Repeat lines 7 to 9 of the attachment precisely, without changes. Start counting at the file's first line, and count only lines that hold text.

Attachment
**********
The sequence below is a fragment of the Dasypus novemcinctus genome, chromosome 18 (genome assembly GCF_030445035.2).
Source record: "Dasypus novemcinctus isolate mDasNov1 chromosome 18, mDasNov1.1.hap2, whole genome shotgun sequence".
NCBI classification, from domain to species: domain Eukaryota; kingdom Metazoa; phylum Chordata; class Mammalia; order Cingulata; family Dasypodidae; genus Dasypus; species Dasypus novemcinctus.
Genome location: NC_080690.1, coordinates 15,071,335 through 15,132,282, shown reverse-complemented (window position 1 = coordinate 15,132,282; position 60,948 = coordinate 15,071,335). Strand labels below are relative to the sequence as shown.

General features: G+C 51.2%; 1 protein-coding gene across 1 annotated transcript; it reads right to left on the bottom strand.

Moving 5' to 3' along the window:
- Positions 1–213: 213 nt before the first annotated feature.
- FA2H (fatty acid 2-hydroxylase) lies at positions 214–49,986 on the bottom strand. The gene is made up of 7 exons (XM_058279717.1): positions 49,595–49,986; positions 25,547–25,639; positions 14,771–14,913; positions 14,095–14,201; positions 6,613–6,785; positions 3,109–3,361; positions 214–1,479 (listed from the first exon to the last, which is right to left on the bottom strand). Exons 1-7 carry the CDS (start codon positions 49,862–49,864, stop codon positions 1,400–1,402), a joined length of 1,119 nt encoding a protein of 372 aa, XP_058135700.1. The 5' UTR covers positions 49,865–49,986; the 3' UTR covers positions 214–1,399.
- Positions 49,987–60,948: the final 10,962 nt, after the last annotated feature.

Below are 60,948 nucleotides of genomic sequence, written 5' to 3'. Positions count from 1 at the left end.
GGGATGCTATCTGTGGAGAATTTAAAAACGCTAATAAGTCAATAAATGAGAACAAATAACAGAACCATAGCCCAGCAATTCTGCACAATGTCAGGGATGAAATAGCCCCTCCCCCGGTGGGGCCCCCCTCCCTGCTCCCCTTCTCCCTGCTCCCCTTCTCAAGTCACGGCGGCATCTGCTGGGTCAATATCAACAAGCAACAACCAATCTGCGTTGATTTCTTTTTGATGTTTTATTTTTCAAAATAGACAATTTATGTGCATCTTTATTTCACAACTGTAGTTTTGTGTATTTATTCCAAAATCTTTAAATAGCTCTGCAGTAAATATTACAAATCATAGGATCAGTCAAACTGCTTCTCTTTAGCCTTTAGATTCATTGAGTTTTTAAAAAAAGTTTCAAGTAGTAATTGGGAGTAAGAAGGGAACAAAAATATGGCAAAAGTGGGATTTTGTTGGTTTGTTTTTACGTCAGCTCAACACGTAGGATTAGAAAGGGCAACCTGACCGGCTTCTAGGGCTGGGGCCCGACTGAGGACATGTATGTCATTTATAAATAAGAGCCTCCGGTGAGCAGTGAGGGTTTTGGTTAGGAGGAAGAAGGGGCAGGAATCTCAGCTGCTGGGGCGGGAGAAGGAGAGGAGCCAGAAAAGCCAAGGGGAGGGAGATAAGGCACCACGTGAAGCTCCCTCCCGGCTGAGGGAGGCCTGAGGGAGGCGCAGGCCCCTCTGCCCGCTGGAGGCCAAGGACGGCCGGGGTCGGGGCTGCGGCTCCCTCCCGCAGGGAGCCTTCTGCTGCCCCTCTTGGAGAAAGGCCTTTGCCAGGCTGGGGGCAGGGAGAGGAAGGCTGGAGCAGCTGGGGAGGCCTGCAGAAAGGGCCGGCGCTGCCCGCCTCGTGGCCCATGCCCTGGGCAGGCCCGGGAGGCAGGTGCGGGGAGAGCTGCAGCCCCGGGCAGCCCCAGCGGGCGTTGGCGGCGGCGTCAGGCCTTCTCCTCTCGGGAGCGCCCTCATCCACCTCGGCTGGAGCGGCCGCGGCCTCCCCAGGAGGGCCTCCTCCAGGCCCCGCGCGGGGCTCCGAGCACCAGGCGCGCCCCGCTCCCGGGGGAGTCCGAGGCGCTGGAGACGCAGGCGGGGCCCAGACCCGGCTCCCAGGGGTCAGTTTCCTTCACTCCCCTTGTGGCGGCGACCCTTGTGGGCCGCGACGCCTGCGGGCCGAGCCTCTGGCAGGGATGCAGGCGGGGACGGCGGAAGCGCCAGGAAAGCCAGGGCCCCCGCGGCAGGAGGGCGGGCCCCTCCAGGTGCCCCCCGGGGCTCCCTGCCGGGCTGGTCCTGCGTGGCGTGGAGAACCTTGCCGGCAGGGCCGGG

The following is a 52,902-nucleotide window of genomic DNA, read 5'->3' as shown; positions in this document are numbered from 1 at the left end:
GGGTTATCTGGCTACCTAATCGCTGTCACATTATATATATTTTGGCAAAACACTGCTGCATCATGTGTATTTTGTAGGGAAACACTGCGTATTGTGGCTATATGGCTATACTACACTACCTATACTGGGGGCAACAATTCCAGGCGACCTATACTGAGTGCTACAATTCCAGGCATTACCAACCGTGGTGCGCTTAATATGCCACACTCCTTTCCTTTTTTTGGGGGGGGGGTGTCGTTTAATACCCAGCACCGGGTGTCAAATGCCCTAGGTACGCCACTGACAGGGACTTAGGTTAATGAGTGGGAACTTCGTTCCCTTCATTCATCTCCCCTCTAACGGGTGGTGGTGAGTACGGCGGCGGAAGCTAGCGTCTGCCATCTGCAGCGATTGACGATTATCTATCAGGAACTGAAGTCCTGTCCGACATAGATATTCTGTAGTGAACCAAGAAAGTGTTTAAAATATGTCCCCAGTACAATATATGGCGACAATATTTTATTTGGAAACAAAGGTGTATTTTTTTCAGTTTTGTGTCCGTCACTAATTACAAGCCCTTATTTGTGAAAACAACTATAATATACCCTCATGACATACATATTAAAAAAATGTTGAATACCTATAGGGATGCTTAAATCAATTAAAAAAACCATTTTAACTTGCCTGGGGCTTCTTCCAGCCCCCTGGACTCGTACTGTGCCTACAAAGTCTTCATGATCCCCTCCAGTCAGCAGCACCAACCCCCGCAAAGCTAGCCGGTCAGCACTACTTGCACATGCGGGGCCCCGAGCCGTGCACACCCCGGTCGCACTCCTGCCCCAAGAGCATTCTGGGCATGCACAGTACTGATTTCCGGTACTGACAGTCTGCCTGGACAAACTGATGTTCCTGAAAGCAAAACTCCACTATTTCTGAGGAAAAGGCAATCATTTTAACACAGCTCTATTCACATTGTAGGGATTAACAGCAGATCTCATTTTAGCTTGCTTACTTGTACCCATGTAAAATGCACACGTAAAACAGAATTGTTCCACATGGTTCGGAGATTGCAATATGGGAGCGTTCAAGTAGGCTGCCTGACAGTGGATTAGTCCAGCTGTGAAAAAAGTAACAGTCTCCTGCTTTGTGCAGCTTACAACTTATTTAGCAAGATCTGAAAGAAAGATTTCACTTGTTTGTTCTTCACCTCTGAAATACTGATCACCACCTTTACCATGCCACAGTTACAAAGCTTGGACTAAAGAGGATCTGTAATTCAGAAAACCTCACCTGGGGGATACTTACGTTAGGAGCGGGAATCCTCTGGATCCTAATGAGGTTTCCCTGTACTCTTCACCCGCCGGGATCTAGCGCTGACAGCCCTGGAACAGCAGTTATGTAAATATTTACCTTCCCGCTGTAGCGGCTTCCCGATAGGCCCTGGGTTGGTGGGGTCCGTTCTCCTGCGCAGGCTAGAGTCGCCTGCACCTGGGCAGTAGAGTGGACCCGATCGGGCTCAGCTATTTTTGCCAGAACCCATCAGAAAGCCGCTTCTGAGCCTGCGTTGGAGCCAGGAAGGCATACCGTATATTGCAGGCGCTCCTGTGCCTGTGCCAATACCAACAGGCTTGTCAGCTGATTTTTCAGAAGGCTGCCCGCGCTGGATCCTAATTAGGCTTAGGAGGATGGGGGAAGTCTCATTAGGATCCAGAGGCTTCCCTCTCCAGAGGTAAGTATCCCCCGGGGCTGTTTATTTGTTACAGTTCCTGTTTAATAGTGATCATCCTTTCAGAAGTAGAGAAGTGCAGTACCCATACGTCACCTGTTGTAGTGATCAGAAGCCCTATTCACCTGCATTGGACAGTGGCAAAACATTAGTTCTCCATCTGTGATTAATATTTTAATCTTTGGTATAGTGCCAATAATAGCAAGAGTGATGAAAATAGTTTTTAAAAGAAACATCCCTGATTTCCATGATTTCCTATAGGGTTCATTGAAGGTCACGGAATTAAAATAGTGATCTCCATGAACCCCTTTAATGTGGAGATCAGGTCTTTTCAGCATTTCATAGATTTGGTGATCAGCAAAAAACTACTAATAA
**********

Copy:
- Positions 1–213: 213 nt before the first annotated feature.
- FA2H (fatty acid 2-hydroxylase) lies at positions 214–49,986 on the bottom strand. The gene is made up of 7 exons (XM_058279717.1): positions 49,595–49,986; positions 25,547–25,639; positions 14,771–14,913; positions 14,095–14,201; positions 6,613–6,785; positions 3,109–3,361; positions 214–1,479 (listed from the first exon to the last, which is right to left on the bottom strand). Exons 1-7 carry the CDS (start codon positions 49,862–49,864, stop codon positions 1,400–1,402), a joined length of 1,119 nt encoding a protein of 372 aa, XP_058135700.1. The 5' UTR covers positions 49,865–49,986; the 3' UTR covers positions 214–1,399.
- Positions 49,987–60,948: the final 10,962 nt, after the last annotated feature.